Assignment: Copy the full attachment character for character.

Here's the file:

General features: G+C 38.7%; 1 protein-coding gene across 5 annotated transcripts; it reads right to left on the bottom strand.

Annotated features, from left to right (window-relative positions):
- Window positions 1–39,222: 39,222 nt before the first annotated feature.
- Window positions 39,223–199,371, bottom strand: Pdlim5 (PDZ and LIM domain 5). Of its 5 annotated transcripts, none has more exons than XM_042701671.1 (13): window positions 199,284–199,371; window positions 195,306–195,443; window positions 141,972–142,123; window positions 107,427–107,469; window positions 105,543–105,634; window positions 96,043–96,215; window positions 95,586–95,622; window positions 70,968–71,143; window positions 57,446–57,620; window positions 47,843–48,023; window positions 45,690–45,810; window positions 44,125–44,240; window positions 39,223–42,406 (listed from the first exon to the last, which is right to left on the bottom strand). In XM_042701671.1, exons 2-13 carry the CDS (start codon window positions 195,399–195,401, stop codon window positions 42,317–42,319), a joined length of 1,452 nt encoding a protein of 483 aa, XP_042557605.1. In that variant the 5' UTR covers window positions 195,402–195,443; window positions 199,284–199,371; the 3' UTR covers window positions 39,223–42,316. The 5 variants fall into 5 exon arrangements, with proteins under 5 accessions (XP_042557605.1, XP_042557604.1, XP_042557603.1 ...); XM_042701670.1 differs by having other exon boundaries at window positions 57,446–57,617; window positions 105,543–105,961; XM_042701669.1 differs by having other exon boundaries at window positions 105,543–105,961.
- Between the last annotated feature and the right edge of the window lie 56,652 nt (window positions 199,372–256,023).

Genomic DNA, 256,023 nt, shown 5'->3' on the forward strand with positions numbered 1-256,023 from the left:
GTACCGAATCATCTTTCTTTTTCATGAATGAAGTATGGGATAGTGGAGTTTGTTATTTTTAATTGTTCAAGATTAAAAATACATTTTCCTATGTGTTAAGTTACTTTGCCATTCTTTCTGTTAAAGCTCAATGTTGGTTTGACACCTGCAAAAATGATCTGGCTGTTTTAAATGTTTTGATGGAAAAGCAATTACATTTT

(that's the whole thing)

General features: G+C 38.7%; 1 protein-coding gene across 5 annotated transcripts; it reads right to left on the bottom strand.

Annotated features, from left to right (window-relative positions):
- Window positions 1–39,222: 39,222 nt before the first annotated feature.
- Window positions 39,223–199,371, bottom strand: Pdlim5 (PDZ and LIM domain 5). Of its 5 annotated transcripts, none has more exons than XM_042701671.1 (13): window positions 199,284–199,371; window positions 195,306–195,443; window positions 141,972–142,123; window positions 107,427–107,469; window positions 105,543–105,634; window positions 96,043–96,215; window positions 95,586–95,622; window positions 70,968–71,143; window positions 57,446–57,620; window positions 47,843–48,023; window positions 45,690–45,810; window positions 44,125–44,240; window positions 39,223–42,406 (listed from the first exon to the last, which is right to left on the bottom strand). In XM_042701671.1, exons 2-13 carry the CDS (start codon window positions 195,399–195,401, stop codon window positions 42,317–42,319), a joined length of 1,452 nt encoding a protein of 483 aa, XP_042557605.1. In that variant the 5' UTR covers window positions 195,402–195,443; window positions 199,284–199,371; the 3' UTR covers window positions 39,223–42,316. The 5 variants fall into 5 exon arrangements, with proteins under 5 accessions (XP_042557605.1, XP_042557604.1, XP_042557603.1 ...); XM_042701670.1 differs by having other exon boundaries at window positions 57,446–57,617; window positions 105,543–105,961; XM_042701669.1 differs by having other exon boundaries at window positions 105,543–105,961.
- Between the last annotated feature and the right edge of the window lie 56,652 nt (window positions 199,372–256,023).

Genomic DNA, 256,023 nt, shown 5'->3' on the forward strand with positions numbered 1-256,023 from the left:
GTACCGAATCATCTTTCTTTTTCATGAATGAAGTATGGGATAGTGGAGTTTGTTATTTTTAATTGTTCAAGATTAAAAATACATTTTCCTATGTGTTAAGTTACTTTGCCATTCTTTCTGTTAAAGCTCAATGTTGGTTTGACACCTGCAAAAATGATCTGGCTGTTTTAAATGTTTTGATGGAAAAGCAATTACATTTT